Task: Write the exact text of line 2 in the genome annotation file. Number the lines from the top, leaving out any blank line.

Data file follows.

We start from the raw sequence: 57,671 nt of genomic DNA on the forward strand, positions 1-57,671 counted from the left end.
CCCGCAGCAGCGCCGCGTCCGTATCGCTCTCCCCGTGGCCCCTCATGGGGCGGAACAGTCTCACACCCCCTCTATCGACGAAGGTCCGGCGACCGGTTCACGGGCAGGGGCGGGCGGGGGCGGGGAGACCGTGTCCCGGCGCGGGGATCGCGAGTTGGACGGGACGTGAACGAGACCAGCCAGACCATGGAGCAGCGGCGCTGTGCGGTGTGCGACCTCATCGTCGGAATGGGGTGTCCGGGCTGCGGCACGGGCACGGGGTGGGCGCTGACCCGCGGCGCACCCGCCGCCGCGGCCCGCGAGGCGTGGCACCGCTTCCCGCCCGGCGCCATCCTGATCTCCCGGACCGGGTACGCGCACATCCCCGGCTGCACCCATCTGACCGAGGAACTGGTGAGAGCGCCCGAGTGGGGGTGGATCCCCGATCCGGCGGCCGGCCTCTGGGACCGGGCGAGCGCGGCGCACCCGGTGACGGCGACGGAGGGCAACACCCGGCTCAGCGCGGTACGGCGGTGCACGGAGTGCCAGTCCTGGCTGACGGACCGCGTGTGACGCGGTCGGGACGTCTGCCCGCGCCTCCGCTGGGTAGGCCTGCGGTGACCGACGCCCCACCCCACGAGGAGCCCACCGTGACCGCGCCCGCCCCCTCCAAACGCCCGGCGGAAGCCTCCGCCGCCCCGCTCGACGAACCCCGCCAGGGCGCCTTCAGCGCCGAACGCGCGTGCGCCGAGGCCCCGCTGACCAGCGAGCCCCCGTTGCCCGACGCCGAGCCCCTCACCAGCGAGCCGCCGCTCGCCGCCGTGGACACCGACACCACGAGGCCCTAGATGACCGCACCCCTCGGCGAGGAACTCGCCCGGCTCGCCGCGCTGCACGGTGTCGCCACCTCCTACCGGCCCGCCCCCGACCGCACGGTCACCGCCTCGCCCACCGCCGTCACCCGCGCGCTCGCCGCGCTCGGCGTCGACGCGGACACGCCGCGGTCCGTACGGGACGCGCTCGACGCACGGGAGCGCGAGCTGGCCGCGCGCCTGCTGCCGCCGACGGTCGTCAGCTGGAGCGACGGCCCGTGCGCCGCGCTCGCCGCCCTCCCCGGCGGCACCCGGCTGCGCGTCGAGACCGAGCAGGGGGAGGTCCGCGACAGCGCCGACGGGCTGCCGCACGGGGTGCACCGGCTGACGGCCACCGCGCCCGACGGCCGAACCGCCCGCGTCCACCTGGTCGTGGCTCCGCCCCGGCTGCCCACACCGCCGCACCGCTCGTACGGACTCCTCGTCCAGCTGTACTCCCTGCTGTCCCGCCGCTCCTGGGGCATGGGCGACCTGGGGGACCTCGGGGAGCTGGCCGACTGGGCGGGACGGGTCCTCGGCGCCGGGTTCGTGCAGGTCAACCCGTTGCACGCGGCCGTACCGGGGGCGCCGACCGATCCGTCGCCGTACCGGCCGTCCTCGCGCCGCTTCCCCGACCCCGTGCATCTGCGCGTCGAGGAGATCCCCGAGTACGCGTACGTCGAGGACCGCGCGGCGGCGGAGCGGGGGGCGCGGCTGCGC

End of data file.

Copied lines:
CCCGCAGCAGCGCCGCGTCCGTATCGCTCTCCCCGTGGCCCCTCATGGGGCGGAACAGTCTCACACCCCCTCTATCGACGAAGGTCCGGCGACCGGTTCACGGGCAGGGGCGGGCGGGGGCGGGGAGACCGTGTCCCGGCGCGGGGATCGCGAGTTGGACGGGACGTGAACGAGACCAGCCAGACCATGGAGCAGCGGCGCTGTGCGGTGTGCGACCTCATCGTCGGAATGGGGTGTCCGGGCTGCGGCACGGGCACGGGGTGGGCGCTGACCCGCGGCGCACCCGCCGCCGCGGCCCGCGAGGCGTGGCACCGCTTCCCGCCCGGCGCCATCCTGATCTCCCGGACCGGGTACGCGCACATCCCCGGCTGCACCCATCTGACCGAGGAACTGGTGAGAGCGCCCGAGTGGGGGTGGATCCCCGATCCGGCGGCCGGCCTCTGGGACCGGGCGAGCGCGGCGCACCCGGTGACGGCGACGGAGGGCAACACCCGGCTCAGCGCGGTACGGCGGTGCACGGAGTGCCAGTCCTGGCTGACGGACCGCGTGTGACGCGGTCGGGACGTCTGCCCGCGCCTCCGCTGGGTAGGCCTGCGGTGACCGACGCCCCACCCCACGAGGAGCCCACCGTGACCGCGCCCGCCCCCTCCAAACGCCCGGCGGAAGCCTCCGCCGCCCCGCTCGACGAACCCCGCCAGGGCGCCTTCAGCGCCGAACGCGCGTGCGCCGAGGCCCCGCTGACCAGCGAGCCCCCGTTGCCCGACGCCGAGCCCCTCACCAGCGAGCCGCCGCTCGCCGCCGTGGACACCGACACCACGAGGCCCTAGATGACCGCACCCCTCGGCGAGGAACTCGCCCGGCTCGCCGCGCTGCACGGTGTCGCCACCTCCTACCGGCCCGCCCCCGACCGCACGGTCACCGCCTCGCCCACCGCCGTCACCCGCGCGCTCGCCGCGCTCGGCGTCGACGCGGACACGCCGCGGTCCGTACGGGACGCGCTCGACGCACGGGAGCGCGAGCTGGCCGCGCGCCTGCTGCCGCCGACGGTCGTCAGCTGGAGCGACGGCCCGTGCGCCGCGCTCGCCGCCCTCCCCGGCGGCACCCGGCTGCGCGTCGAGACCGAGCAGGGGGAGGTCCGCGACAGCGCCGACGGGCTGCCGCACGGGGTGCACCGGCTGACGGCCACCGCGCCCGACGGCCGAACCGCCCGCGTCCACCTGGTCGTGGCTCCGCCCCGGCTGCCCACACCGCCGCACCGCTCGTACGGACTCCTCGTCCAGCTGTACTCCCTGCTGTCCCGCCGCTCCTGGGGCATGGGCGACCTGGGGGACCTCGGGGAGCTGGCCGACTGGGCGGGACGGGTCCTCGGCGCCGGGTTCGTGCAGGTCAACCCGTTGCACGCGGCCGTACCGGGGGCGCCGACCGATCCGTCGCCGTACCGGCCGTCCTCGCGCCGCTTCCCCGACCCCGTGCATCTGCGCGTCGAGGAGATCCCCGAGTACGCGTACGTCGAGGACCGCGCGGCGGCGGAGCGGGGGGCGCGGCTGCGC